Pulsed‐Field Gel Electrophoresis

Genetic relatedness of the ESBL‐producing isolates was examined by PFGE following the extraction of genomic DNA and digestion with Xba I using the standardized E coli (O157:H7) protocol established by the Centers for Disease Control and Prevention, Atlanta, GA. 12 Cluster designation was based on isolates showing approximately 80% or greater relatedness, which corresponds to the “possibly related (4–6 bands difference)” criteria of Tenover and colleagues. 13

Identification of Clone ST131

ST131 were detected in the ESBL‐producing isolates using a PCR for the pabB allele, recently described by Clermont and colleagues. 14 MLST was performed on those isolates that tested positive for ST131 using seven conserved housekeeping genes (adk, fumC, gyrB, icd, mdh, purA, and recA). A detailed protocol of the MLST procedure, including allelic type and ST assignment methods, is available at MLST databases at the ERI, University College Cork web site (http://mlst.ucc.ie/mlst/dbs/Ecoli).

Phylogenetic Groups

The ESBL‐positive isolates were assigned to one of the four main E coli phylogenetic groups (A, B1, B2, and D) by the use of a multiplex PCR‐based method. 15

Statistical Analysis

The analysis was performed using Stata 9.2 (StataCorp, College Station, TX, USA). Samples submitted from travelers and non‐travelers were treated as independent samples and grouped for analysis. Proportions were compared using Fisher's exact test and continuous data using the Student's t‐test. For all comparisons a p‐value <0.05 was deemed to represent statistical significance.

Results

Patients, Bacterial Isolates, and Antimicrobial Susceptibilities

A total of 226 samples were included; 207 (92%) of samples were submitted from community‐based collection sites and 19 (8%) were submitted from emergency departments. The mean age (±SD) was 37.5 ± 22.5 years and 126 (57%) were females. Among the 113 foreign travelers, 21 traveled to Asia, 18 traveled within North America (17 Mexico and 1 USA), 18 to Caribbean/Central America, 17 to Africa, 12 to India, 10 to Europe, 8 to South America, 6 to the Middle East, and 3 to Australia/New Zealand.

Among the 226 stool samples, 191 (85%) were negative, 31 (14%) were positive for ESBL‐producing E coli. A number of factors were compared among travelers and non‐travelers and are shown in Table 1. Notably, travelers were 5.2 (95% CI 2.1–31.1) times more likely than non‐travelers to have an ESBL‐producing E coli cultured from their stool (Table 1). Among the 31 isolates, 27 (87%) were non‐susceptible (ie, intermediate or resistant) to SXT, 23 (74%) to AMC, 12 (39%) to TZP, 26 (84%) to CIP, 21 (68%) to TOB, 18 (58%) to GEN, and 2 (6%) to AMK. No resistance was detected to ERT or MER. We used the latest CLSI breakpoints for ERT (0.25 µg/mL) and MER (1 µg/mL).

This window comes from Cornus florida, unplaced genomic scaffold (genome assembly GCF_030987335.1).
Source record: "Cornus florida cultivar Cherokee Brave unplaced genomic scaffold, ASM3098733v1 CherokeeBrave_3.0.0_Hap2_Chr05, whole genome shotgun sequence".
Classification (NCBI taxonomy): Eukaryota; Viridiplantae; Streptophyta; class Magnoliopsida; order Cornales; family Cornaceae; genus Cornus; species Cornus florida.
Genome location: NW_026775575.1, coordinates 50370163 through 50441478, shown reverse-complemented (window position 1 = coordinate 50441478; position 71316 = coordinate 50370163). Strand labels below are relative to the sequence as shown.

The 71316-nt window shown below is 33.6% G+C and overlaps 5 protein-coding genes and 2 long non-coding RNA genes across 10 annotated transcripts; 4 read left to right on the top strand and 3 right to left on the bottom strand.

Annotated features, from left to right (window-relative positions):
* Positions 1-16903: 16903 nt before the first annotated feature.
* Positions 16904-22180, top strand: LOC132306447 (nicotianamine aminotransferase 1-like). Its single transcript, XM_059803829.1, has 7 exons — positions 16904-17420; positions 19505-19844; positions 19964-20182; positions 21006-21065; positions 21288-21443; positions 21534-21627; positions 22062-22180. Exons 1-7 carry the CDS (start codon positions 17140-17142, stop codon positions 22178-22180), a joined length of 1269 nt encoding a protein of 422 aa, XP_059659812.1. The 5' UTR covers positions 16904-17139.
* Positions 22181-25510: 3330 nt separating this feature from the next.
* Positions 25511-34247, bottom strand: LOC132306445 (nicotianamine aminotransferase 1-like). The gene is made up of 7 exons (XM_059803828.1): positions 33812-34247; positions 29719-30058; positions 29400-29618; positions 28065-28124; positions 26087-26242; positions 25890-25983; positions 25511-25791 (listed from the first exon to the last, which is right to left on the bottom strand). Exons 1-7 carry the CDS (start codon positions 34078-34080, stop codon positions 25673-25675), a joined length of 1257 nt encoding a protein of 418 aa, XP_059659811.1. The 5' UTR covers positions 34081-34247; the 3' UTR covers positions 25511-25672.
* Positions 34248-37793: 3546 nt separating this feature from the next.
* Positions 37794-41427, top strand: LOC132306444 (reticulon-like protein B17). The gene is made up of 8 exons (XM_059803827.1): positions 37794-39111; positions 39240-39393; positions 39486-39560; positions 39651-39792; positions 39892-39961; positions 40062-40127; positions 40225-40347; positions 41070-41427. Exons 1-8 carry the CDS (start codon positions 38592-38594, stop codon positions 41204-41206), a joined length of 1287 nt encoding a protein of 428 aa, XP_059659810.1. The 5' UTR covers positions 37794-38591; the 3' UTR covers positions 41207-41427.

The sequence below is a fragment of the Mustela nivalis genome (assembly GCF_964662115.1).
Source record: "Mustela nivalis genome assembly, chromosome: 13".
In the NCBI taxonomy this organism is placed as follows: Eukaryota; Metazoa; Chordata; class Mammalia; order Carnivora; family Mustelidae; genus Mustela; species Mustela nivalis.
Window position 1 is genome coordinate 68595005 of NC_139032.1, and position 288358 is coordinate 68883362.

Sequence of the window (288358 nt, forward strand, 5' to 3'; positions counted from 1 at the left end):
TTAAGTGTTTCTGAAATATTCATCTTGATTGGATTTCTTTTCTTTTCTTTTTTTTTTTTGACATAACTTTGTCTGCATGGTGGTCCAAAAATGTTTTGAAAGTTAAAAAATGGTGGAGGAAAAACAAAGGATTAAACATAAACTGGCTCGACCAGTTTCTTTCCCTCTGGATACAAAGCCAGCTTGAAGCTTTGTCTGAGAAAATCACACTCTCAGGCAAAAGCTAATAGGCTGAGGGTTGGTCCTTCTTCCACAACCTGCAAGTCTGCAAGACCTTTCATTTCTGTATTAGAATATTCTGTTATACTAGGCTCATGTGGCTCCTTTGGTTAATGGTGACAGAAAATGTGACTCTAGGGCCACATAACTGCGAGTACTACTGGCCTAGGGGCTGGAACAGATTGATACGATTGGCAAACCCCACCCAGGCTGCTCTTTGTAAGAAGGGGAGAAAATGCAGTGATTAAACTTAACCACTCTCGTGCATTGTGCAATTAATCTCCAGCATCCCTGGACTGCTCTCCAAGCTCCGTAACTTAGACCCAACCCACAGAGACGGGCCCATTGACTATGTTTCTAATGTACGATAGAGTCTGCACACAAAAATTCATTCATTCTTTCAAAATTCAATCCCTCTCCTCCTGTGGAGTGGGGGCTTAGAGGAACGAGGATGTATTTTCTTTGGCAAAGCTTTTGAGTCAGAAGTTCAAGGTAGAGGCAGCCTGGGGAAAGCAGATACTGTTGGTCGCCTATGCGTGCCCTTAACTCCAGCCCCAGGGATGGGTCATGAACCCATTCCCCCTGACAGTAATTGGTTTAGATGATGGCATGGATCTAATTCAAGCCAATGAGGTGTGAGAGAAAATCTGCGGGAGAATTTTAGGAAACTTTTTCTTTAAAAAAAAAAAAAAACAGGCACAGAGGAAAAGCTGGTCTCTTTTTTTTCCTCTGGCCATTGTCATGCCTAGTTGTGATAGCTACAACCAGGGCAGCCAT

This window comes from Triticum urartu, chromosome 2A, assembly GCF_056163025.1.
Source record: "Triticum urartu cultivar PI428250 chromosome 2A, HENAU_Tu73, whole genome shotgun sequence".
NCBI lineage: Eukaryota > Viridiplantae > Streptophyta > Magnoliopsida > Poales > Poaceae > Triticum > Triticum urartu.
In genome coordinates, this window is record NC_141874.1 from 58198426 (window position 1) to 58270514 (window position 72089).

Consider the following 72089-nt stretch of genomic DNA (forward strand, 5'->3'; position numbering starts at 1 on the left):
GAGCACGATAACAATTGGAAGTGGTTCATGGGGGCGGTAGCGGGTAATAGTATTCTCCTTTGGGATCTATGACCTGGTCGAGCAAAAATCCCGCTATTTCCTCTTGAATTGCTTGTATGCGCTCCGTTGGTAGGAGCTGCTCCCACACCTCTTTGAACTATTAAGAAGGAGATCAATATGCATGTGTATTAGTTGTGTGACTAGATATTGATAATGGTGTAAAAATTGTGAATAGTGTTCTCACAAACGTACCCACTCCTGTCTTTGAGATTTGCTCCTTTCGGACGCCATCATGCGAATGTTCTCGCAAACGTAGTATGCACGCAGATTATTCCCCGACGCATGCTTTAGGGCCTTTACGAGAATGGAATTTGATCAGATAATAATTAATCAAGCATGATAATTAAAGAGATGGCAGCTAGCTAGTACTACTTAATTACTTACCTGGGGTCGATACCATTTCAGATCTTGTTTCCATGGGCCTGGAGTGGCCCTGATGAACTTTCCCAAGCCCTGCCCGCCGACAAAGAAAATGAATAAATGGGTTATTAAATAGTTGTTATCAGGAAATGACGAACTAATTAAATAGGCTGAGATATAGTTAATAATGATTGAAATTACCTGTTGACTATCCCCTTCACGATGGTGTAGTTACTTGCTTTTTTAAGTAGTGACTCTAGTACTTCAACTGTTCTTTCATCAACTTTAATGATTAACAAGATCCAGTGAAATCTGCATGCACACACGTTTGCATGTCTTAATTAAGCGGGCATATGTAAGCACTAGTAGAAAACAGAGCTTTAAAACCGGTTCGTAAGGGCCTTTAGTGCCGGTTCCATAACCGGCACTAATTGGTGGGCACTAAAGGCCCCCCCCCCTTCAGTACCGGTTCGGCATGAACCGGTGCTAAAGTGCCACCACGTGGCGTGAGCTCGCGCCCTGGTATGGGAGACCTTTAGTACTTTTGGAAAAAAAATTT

Table 1

Comparison of different characteristics of travelers and non‐travelers

Factor Travelers (n = 113) Non‐travelers (n = 113) p‐Value 
Mean age ± SD 34.7 ± 19.4 40.3 ± 25.1 0.067 
Male gender 54 (48%) 43 (38%) 0.14 
ESBL positive * 26 (23%) 5 (4%) 0.0001 
Submitting location   0.022 
 Community 109 (92%) 98 (87%)  
 Emergency 3 (3%) 7 (6%)  
 Inpatient ward 1 (1%) 8 (7%)  
Factor Travelers (n = 113) Non‐travelers (n = 113) p‐Value 
Mean age ± SD 34.7 ± 19.4 40.3 ± 25.1 0.067 
Male gender 54 (48%) 43 (38%) 0.14 
ESBL positive * 26 (23%) 5 (4%) 0.0001 
Submitting location   0.022 
 Community 109 (92%) 98 (87%)  
 Emergency 3 (3%) 7 (6%)  
 Inpatient ward 1 (1%) 8 (7%)  

ESBL = extended‐spectrum β‐lactamase.

*

6/26 and 2/5 of the ESBL‐producing Escherichia coli from travelers and non‐travelers, respectively, belonged to ST131.

Among the 113 foreign travelers, the location of travel was associated with the likelihood of positivity of stool for ESBL‐producing E coli as shown in Table 2. The highest rates of ESBL positivity were associated with travel to Africa or the Indian subcontinent (p = 0.001).

Table 2

The relationship of travel destinations and ESBL status of the returning travelers

Region ESBL negative ESBL positive 
Africa * (including Kenya, South Africa, Uganda, Tanzania, and Nigeria) (n = 17) 
Asia (including China and Vietnam) (n = 20) 14 
Australia (n = 3) 
Caribbean/Central America (including Mexico and Dominican Republic) (n = 18) 17 
Europe (including France, Denmark, Poland, Spain, and Italy) (n = 10) 10 
Subcontinent (India) * (n = 13) 
Middle East (including Lebanon and UAE) (n = 6) 
North America (USA) (n = 18) 17 
South America (including Brazil, Chile, Argentina, and Peru) (n = 8) 
Total (n = 113) 87 26 
Region ESBL negative ESBL positive 
Africa * (including Kenya, South Africa, Uganda, Tanzania, and Nigeria) (n = 17) 
Asia (including China and Vietnam) (n = 20) 14 
Australia (n = 3) 
Caribbean/Central America (including Mexico and Dominican Republic) (n = 18) 17 
Europe (including France, Denmark, Poland, Spain, and Italy) (n = 10) 10 
Subcontinent (India) * (n = 13) 
Middle East (including Lebanon and UAE) (n = 6) 
North America (USA) (n = 18) 17 
South America (including Brazil, Chile, Argentina, and Peru) (n = 8) 
Total (n = 113) 87 26 

ESBL = extended‐spectrum β‐lactamase.

*

The highest rates of ESBL positivity were associated with travel to African or Indian travel (p = 0.001).

β‐Lactamase Gene Identification and PMQR Determinants

All the E coli isolates were positive for blaCTX−M genes: 22 produced CTX‐M‐15, 8 produced CTX‐M‐14, and 1 produced CTX‐M‐8. Some of the CTX‐M‐producing isolates also produced TEM‐1 (ie, those with CTX‐M‐14 and ‐15) and OXA‐1 (only those with CTX‐M‐15) β‐lactamases. No other types of ESBLs were present. Travelers to South America (n = 1) were colonized with CTX‐M‐8; Asia (n = 6) and Caribbean/Central America (n = 1) with CTX‐M‐14 and ‐15, while patient from India (n = 7), Middle East (n = 1), and Africa (n = 9) were colonized with CTX‐M‐15‐producing E coli. CTX‐M‐15 (n = 4) and CTX‐M‐14 (n = 1) were present in the non‐travelers. Twelve (39%) of the ESBL‐producing E coli isolates (all producing CTX‐M‐15) were positive for aac(6)‐Ib‐cr. None of the other PMQR genes were detected.